Anyhoo, there is a 1.1V bandgap voltage that you can compare against instead of Vcc, which won't change with the input voltage. You !!!HAVE TO!!! disconnect the Aref pin from the 5V source!!! Pretty much every Arduino out there connects Aref to 5V. DO NOT just select the 1.1V reference voltage.

The check-mark shape still doesn't make sense, but I don't know that much about the characteristics of the 7805 when it doesn't get enough power. Could you try using a separate battery for the Arduino?

Right! If the ADC's reference voltage isn't stable/known, the ADC readings will be garbage. Been there, done that, did the "doh!" headsmack when I figured it out.

A 7805 needs 2V to regulate, and a standard arduino includes a diode, so you'll need about 7.6V minimum input to get a stable 5V out of the regulator.

Do your experiment again, only this time also check the 5V line on the arduino to see if it's really 5V. If not, mystery solved.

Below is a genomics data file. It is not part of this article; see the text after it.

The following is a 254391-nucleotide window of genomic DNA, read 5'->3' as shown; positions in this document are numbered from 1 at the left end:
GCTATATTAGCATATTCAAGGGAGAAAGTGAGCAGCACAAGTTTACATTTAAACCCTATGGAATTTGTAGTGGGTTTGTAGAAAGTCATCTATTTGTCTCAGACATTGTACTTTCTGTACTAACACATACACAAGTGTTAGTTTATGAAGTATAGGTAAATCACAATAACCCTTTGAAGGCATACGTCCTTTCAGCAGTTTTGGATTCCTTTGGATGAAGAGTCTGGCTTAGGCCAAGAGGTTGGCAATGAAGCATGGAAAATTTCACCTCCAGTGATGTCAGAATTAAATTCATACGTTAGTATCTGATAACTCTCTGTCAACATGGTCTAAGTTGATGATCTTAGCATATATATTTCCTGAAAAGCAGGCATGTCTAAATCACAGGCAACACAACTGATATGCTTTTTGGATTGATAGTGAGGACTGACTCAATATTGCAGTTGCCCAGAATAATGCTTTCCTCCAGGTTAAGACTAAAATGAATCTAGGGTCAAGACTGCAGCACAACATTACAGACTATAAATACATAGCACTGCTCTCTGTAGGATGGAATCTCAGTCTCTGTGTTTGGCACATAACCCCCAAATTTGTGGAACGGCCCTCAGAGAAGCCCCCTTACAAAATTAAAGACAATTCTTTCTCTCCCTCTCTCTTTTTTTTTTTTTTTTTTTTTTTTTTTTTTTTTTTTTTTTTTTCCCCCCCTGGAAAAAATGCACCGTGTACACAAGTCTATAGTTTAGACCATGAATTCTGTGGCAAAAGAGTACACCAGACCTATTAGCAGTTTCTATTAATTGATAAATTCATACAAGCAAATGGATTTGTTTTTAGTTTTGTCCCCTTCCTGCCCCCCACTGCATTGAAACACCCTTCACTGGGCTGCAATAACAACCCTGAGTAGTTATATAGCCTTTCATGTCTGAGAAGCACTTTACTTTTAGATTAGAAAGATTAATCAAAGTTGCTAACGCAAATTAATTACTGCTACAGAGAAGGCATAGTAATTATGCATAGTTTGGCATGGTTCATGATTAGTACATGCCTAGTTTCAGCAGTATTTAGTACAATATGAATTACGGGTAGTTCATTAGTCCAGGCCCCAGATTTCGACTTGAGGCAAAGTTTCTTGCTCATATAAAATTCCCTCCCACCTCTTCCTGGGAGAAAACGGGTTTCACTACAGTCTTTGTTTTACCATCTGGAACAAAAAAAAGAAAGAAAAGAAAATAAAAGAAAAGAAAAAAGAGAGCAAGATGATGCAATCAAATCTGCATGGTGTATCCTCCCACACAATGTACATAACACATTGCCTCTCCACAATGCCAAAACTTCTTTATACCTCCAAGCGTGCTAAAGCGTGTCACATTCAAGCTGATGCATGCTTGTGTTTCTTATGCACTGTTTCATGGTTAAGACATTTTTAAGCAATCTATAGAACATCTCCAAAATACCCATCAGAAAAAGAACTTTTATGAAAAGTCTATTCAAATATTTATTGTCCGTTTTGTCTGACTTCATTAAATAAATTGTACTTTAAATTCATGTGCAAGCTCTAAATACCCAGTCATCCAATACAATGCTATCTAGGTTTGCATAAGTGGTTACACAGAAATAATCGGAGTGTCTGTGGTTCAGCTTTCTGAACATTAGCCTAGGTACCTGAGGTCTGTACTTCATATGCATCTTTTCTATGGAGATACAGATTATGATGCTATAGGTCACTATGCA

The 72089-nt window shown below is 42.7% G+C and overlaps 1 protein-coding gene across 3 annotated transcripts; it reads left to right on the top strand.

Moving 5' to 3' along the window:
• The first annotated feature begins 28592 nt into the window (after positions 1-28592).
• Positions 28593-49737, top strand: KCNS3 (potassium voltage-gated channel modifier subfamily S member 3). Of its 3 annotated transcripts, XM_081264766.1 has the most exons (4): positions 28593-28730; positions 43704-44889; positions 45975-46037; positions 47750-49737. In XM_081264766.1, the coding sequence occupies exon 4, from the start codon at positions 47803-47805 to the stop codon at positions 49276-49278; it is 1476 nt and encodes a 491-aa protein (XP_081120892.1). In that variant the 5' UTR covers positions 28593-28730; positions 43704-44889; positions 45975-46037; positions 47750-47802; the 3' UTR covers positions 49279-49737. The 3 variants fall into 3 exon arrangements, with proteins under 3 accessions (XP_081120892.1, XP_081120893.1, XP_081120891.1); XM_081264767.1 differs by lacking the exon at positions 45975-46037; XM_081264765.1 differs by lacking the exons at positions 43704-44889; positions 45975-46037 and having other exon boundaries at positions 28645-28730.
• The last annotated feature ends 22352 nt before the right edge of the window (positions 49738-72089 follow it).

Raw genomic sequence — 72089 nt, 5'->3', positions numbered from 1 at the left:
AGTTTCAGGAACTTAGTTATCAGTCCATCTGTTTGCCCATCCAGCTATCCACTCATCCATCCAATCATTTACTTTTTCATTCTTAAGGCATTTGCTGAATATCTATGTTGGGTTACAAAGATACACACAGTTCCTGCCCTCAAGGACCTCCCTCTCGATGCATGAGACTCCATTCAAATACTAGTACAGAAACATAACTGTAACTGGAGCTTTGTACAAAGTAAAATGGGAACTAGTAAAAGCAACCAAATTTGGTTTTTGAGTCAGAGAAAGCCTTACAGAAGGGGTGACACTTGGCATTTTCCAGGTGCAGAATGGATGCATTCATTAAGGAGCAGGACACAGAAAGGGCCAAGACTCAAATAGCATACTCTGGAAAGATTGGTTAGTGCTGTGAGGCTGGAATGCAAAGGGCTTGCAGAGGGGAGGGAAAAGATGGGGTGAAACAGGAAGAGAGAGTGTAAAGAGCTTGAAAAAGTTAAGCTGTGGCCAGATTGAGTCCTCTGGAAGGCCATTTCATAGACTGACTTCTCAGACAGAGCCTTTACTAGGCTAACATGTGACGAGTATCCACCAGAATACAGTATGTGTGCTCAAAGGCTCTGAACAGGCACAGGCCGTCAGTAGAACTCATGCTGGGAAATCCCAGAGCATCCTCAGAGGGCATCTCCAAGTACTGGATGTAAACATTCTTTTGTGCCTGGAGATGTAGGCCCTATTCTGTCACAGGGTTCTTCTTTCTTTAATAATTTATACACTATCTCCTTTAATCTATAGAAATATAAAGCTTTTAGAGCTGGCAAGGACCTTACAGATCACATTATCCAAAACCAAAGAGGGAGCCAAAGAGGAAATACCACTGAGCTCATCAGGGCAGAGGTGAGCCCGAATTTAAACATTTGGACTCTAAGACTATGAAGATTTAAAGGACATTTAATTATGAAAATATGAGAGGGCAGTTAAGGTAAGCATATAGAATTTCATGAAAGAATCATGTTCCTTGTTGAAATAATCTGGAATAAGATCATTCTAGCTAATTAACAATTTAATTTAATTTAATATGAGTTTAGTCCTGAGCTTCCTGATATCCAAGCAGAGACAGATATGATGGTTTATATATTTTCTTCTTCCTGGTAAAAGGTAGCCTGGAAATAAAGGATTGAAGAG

Aw, geez, I bet you're right. Kinda like sawing off the limb that you're sitting on. I knew it had to be something dumb that I did. :-[

I'll test that this evening, but it's pretty obvious now that that's the problem!

Hmm... am I just wrong about Aref normally going to 5V? I was looking at the Duemilanove and it doesn't... now I feel kinda stupid about the warnings.

Anyhoo, changing your voltage divider and using a 1.1V reference would work as long as your Arduino functions on the voltage supplied by the regulator.

*** UPDATE *** Ya, just totally wrong (

The default configuration on all Arduino implementations is to have nothing connected externally to the AREF pin (Atmega pin 21).

I was thinking AVCC, which is just wired to VCC, but that's different.

Mystery solved, that was it. I changed the voltage divider resistors to the appropriate values where 20v = 1v, set the analog reference to internal, and now the graph plot is a beautiful straight line.

Thanks for all of the help!